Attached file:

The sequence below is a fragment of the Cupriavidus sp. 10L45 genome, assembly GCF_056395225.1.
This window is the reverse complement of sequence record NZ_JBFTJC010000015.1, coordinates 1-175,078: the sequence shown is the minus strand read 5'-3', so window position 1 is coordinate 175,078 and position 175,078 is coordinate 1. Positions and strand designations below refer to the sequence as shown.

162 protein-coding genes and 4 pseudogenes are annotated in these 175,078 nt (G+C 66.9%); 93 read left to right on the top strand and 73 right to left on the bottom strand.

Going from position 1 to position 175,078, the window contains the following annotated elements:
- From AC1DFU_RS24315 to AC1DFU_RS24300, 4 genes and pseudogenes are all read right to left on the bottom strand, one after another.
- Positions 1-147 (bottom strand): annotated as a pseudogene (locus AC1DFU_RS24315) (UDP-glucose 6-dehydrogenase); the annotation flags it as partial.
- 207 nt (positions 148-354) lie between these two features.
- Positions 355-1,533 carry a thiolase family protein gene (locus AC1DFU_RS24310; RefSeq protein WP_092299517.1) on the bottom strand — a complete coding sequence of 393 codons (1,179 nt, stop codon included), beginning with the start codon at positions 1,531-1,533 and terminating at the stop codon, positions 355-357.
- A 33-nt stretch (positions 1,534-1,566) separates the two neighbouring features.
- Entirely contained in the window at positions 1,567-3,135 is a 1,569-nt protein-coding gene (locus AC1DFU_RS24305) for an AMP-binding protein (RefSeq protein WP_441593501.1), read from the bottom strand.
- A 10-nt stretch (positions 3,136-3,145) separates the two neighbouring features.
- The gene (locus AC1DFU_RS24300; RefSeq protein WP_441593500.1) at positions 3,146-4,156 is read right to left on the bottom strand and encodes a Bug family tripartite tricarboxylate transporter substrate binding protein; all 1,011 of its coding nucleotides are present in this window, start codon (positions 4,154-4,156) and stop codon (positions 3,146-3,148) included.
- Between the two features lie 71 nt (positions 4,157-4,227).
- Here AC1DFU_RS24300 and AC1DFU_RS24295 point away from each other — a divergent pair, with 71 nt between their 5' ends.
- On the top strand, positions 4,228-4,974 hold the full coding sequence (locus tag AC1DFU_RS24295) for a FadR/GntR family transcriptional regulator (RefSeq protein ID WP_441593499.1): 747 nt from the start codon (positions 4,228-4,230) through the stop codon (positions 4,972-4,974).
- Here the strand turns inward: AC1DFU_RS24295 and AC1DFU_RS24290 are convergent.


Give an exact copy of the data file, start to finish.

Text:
The sequence below is a fragment of the Cupriavidus sp. 10L45 genome, assembly GCF_056395225.1.
This window is the reverse complement of sequence record NZ_JBFTJC010000015.1, coordinates 1-175,078: the sequence shown is the minus strand read 5'-3', so window position 1 is coordinate 175,078 and position 175,078 is coordinate 1. Positions and strand designations below refer to the sequence as shown.

162 protein-coding genes and 4 pseudogenes are annotated in these 175,078 nt (G+C 66.9%); 93 read left to right on the top strand and 73 right to left on the bottom strand.

Going from position 1 to position 175,078, the window contains the following annotated elements:
- From AC1DFU_RS24315 to AC1DFU_RS24300, 4 genes and pseudogenes are all read right to left on the bottom strand, one after another.
- Positions 1-147 (bottom strand): annotated as a pseudogene (locus AC1DFU_RS24315) (UDP-glucose 6-dehydrogenase); the annotation flags it as partial.
- 207 nt (positions 148-354) lie between these two features.
- Positions 355-1,533 carry a thiolase family protein gene (locus AC1DFU_RS24310; RefSeq protein WP_092299517.1) on the bottom strand — a complete coding sequence of 393 codons (1,179 nt, stop codon included), beginning with the start codon at positions 1,531-1,533 and terminating at the stop codon, positions 355-357.
- A 33-nt stretch (positions 1,534-1,566) separates the two neighbouring features.
- Entirely contained in the window at positions 1,567-3,135 is a 1,569-nt protein-coding gene (locus AC1DFU_RS24305) for an AMP-binding protein (RefSeq protein WP_441593501.1), read from the bottom strand.
- A 10-nt stretch (positions 3,136-3,145) separates the two neighbouring features.
- The gene (locus AC1DFU_RS24300; RefSeq protein WP_441593500.1) at positions 3,146-4,156 is read right to left on the bottom strand and encodes a Bug family tripartite tricarboxylate transporter substrate binding protein; all 1,011 of its coding nucleotides are present in this window, start codon (positions 4,154-4,156) and stop codon (positions 3,146-3,148) included.
- Between the two features lie 71 nt (positions 4,157-4,227).
- Here AC1DFU_RS24300 and AC1DFU_RS24295 point away from each other — a divergent pair, with 71 nt between their 5' ends.
- On the top strand, positions 4,228-4,974 hold the full coding sequence (locus tag AC1DFU_RS24295) for a FadR/GntR family transcriptional regulator (RefSeq protein ID WP_441593499.1): 747 nt from the start codon (positions 4,228-4,230) through the stop codon (positions 4,972-4,974).
- Here the strand turns inward: AC1DFU_RS24295 and AC1DFU_RS24290 are convergent.